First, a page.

To drive the point home, the centerpiece of the coffee shop is a life-size bronze sculpture of Thomas kneeling before the risen Christ, complete with nail scars in His palms. Sanburn explained that much of what the Cross America facility offers is designed to minister not just to the soul but to the senses. “Hopefully, you walk in the front door and you might smell a great cup of coffee or maybe a great waffle that’s cooking,” she said. “Then you walk over to the next piece and see the beautiful painting that we have of the First Supper along with bronze plaques describing what happened to each apostle. Then you walk over to the bronze statue and can touch it and feel the nail prints in His hand.”
Another unique use of the facility is as an incubator for Christian small businesses. Since March of 2019, Cross America has provided office space to five faith-based 501(c)(3) nonprofits.
Crosses Not Always Well-Received
Sanburn said feedback from those who have received crosses throughout the country has been mostly positive. “The stories that we receive back from people who email us say, ‘This came at the right moment. This was something that I needed. I needed some assurance in my life. I needed just to know that God loved me.’ But, she conceded, “Not everybody’s gonna be happy about it. We know when we send out so many, not all are going to be received well. But there could be that one that God said, ‘I’m gonna work with this person.’ It’s worth every penny of it. It’s worth every bit of effort for that individual.”
Indeed, with a significant percentage of the U.S. population following other faiths or no faith at all, it’s not unusual for a Cross America package to find its way to a nonbeliever’s mailbox. How does Merrell answer the negative—sometimes hostile—reactions? “First by praying and then reply with love,” he said. “What’s interesting about the emails from the atheists, I’ll go back and forth with them and correspond. Most of the time you agree to disagree,” said Merrell. “But when you hear their story, you realize if I had been born in that family, that location, raised that way, that would be me.”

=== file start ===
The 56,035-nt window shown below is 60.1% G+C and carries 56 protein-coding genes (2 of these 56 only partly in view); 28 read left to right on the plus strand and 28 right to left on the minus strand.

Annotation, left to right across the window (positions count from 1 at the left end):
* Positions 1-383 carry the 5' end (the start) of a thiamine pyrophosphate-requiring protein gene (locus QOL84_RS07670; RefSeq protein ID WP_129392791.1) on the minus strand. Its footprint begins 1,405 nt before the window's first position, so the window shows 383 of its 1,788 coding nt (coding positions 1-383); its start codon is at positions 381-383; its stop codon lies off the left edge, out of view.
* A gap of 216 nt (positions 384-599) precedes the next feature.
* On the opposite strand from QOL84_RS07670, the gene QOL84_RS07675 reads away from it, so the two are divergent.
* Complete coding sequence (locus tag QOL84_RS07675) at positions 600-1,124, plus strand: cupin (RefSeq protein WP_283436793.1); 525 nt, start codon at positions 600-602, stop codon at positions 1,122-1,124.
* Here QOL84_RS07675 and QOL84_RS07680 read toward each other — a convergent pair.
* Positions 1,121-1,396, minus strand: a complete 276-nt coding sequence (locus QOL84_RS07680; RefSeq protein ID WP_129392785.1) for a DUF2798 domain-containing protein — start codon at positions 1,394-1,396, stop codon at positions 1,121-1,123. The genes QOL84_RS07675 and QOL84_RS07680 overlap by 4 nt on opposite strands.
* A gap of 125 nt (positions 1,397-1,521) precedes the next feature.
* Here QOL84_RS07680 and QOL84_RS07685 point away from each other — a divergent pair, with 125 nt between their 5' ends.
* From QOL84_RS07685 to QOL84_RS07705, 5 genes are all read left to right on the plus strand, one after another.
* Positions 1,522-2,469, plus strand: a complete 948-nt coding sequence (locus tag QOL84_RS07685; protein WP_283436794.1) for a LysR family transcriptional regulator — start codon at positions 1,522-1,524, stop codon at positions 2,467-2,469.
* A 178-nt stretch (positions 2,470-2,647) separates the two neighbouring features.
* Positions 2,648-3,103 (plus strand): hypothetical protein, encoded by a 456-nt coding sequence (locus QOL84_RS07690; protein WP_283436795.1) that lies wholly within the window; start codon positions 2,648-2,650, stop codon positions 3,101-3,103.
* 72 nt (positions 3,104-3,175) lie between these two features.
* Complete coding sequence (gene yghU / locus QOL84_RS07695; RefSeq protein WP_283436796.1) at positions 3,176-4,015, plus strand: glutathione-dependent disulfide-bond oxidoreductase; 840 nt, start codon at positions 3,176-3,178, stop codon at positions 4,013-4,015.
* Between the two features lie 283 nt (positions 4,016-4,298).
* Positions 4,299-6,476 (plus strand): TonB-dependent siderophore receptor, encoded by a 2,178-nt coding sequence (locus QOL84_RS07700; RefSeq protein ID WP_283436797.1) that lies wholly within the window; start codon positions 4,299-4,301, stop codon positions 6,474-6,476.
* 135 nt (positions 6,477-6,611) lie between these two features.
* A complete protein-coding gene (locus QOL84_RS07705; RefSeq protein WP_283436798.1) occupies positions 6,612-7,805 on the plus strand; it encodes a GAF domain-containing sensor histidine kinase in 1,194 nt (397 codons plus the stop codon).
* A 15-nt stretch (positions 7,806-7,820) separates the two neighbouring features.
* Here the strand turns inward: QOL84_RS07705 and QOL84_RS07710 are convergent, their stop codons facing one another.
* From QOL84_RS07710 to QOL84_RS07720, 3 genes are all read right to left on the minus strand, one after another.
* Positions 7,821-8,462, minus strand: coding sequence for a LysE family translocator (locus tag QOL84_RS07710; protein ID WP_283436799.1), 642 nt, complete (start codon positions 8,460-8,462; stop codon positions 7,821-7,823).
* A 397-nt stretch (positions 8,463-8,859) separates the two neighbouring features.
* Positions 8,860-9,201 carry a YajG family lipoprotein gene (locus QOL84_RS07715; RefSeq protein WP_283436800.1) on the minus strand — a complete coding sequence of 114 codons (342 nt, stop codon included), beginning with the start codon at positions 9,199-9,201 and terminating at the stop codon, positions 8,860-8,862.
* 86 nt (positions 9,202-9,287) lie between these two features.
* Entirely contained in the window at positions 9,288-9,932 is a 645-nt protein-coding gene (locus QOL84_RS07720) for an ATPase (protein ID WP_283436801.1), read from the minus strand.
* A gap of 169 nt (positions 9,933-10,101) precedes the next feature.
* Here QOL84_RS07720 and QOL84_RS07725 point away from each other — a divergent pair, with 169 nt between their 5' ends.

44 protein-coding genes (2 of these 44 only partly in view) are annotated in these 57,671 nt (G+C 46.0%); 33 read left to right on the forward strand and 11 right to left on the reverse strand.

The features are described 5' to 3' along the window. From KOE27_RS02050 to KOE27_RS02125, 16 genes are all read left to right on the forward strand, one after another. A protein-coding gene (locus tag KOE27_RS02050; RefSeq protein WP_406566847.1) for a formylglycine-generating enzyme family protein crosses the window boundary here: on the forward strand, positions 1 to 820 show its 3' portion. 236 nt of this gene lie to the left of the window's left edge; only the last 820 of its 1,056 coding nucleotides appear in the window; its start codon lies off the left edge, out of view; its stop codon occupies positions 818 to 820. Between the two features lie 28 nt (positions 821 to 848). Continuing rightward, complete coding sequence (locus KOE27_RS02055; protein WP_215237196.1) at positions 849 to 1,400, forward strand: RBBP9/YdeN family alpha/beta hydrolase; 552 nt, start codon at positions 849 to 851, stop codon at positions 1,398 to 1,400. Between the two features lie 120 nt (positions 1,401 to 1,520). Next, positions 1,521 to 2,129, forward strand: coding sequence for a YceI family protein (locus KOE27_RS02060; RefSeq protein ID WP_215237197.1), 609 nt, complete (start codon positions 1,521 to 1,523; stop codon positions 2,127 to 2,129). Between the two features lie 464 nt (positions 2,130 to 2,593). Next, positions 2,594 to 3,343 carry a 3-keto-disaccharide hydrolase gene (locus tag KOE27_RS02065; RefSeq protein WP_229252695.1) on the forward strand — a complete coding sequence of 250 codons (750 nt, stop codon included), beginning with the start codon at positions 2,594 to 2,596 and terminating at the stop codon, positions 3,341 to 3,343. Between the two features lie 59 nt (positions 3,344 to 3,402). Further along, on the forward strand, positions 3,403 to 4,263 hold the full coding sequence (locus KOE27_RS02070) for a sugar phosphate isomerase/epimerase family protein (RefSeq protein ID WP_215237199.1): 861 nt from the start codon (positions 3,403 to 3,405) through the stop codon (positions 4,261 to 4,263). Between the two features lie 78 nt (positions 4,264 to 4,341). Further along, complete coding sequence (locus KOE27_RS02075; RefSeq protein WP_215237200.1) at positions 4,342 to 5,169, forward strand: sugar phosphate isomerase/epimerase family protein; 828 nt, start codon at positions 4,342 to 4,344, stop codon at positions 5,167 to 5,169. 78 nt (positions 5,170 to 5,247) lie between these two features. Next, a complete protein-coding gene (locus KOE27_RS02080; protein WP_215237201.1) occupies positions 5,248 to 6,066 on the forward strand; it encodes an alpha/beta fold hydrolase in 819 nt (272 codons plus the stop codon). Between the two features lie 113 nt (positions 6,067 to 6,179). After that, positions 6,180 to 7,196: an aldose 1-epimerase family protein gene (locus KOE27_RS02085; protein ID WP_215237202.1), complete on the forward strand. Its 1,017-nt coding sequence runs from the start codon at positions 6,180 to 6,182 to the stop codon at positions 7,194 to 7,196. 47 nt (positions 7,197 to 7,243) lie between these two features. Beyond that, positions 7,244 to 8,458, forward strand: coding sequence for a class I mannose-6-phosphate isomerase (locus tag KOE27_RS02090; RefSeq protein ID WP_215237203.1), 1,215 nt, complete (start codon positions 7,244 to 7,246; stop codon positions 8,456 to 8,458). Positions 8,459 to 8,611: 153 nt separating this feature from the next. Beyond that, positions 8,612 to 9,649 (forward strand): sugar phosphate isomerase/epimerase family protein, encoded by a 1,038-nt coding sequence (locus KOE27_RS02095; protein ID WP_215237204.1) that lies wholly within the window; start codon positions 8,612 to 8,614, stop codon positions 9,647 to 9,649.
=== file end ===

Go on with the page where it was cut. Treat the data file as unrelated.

Sponsor a ZIP Code
And yet, Merrell is not deterred from his goal of sending a cross to every American home. Bundles of cross mailers are sent out one ZIP code at a time using the U.S. Postal Service’s Every Door Direct bulk mailing system. Merrell tracks each ZIP code mailed to on a map of the United States that covers one entire 17-foot wall of the Cross Assembly Room, and the Cross America website provides a way for people to sponsor a ZIP code. At a rate of $.43 per mailing (which covers the cross, stamp, envelope and salvation packet), a sponsorship could be a little as $1.29 for a three-household ZIP code in Alaska or more to a more populous ZIP code in a major metropolitan area. There’s a ZIP code for every budget.
So far, Cross America has delivered crosses to more than 1.2 million homes. How long will it take to get a cross to the other 113 million? Merrell said, “My simple mind doing my earthly math is it’s gonna take a long time. Longer than we have life left on this Earth but we know God is in control so we are trusting in His timing.”
Cross America Vision Carried On
Ultimately, he hopes to create an endowment fund that will continue his vision long after he’s gone. As a 501(c)(3) nonprofit, donations to Cross America are tax-deductible, and all donations are used solely for the purchase and distribution of the crosses. Overhead for the Cross America facility is provided through private donors.
You’re invited to tour Cross America at 840 Daniel Dr. in Kokomo or visit their website for more information at crossamerica.net.
“We just want people to go to heaven,” said Merrell. “That’s really where our heart is.”